On features and the MLC

Date of Completion

January 2003


Language, Linguistics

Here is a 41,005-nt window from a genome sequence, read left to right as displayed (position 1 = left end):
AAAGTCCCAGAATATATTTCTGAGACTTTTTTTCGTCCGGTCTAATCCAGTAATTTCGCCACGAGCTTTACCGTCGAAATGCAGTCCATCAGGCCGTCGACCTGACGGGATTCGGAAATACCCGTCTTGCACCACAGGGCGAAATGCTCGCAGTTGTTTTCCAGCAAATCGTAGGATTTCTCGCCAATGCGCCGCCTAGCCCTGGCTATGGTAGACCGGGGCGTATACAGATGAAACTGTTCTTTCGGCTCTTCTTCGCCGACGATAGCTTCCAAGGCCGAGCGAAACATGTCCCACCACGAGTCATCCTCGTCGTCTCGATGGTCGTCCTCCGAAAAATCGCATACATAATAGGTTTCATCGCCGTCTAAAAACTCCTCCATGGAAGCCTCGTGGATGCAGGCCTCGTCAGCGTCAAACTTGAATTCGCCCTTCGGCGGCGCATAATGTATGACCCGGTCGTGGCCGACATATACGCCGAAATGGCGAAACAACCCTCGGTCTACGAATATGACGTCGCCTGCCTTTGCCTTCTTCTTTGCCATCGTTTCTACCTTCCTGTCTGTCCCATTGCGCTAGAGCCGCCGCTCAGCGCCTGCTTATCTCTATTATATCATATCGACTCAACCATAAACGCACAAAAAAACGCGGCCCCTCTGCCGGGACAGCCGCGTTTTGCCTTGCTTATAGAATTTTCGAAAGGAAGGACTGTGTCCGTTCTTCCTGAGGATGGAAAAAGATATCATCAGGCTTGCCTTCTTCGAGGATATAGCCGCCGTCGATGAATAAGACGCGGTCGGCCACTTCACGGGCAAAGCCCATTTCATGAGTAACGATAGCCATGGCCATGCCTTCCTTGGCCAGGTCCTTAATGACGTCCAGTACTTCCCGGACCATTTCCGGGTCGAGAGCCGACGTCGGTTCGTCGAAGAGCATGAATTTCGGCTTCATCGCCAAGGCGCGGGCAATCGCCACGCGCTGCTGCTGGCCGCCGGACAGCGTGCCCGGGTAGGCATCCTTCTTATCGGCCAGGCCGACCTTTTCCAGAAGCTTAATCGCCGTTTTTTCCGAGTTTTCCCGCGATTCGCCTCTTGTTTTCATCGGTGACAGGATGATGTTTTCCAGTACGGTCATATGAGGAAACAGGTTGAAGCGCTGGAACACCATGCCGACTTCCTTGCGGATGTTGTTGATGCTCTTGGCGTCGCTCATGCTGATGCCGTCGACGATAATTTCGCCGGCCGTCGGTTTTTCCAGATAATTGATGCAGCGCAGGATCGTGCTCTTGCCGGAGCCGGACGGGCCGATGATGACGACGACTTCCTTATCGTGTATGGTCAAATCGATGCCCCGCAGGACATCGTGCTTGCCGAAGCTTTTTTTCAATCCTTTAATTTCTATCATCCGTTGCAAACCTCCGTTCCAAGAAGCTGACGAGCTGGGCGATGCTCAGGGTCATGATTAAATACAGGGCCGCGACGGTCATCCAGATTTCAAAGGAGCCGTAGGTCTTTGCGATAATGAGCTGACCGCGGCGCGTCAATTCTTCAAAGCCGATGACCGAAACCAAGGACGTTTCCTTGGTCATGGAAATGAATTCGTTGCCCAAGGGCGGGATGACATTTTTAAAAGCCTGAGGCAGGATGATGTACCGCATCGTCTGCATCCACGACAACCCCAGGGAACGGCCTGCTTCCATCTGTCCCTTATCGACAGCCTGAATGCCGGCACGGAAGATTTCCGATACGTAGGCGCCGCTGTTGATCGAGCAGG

This thesis investigates the proper characterization of triggers and locality conditions governing the displacement property of human language. Following the introductory statement of issues and background assumptions in Chapter 1, Chapter 2 presents the currently predominant view of displacement on which it involves a matching relation between uninterpretable features of the target/probe and interpretable features of the goal. It is shown that such a view faces serious problems in both undergenerating grammatical constructions and allowing ungrammatical ones, and in incorporating complex and vague notions in the computational system such as the mechanism of ‘equidistance’, the suppressive role of inherent Case, the ‘activating’ role of uninterpretable features, etc. An alternative on which only uninterpretable features are subject to the operation Attract/Move is presented in Chapter 3, and it is shown that such an analysis makes correct empirical predictions and avoids conceptual problems inherent in the opposite view. Chapter 4 proposes a principle of Late Expletive Insertion on which the ‘superraising’ and several other construction are ruled out without the need for the mechanism of ‘defective intervention’. Chapter 5 extends the proposed analysis to the core cases of A'-movement, showing that it provides a straightforward way to capture the effects of Pesetsky's Path Containment Condition in the Minimalist framework. I show that the proposal can be reconciled with evidence for the successive cyclic character of movement under a version of Chomsky's Form Chain condition. I also show that a view on which structural Case is but a reflex of agreement relation faces serious empirical and conceptual problems. Chapter 6 recapitulates the main results of the thesis. ^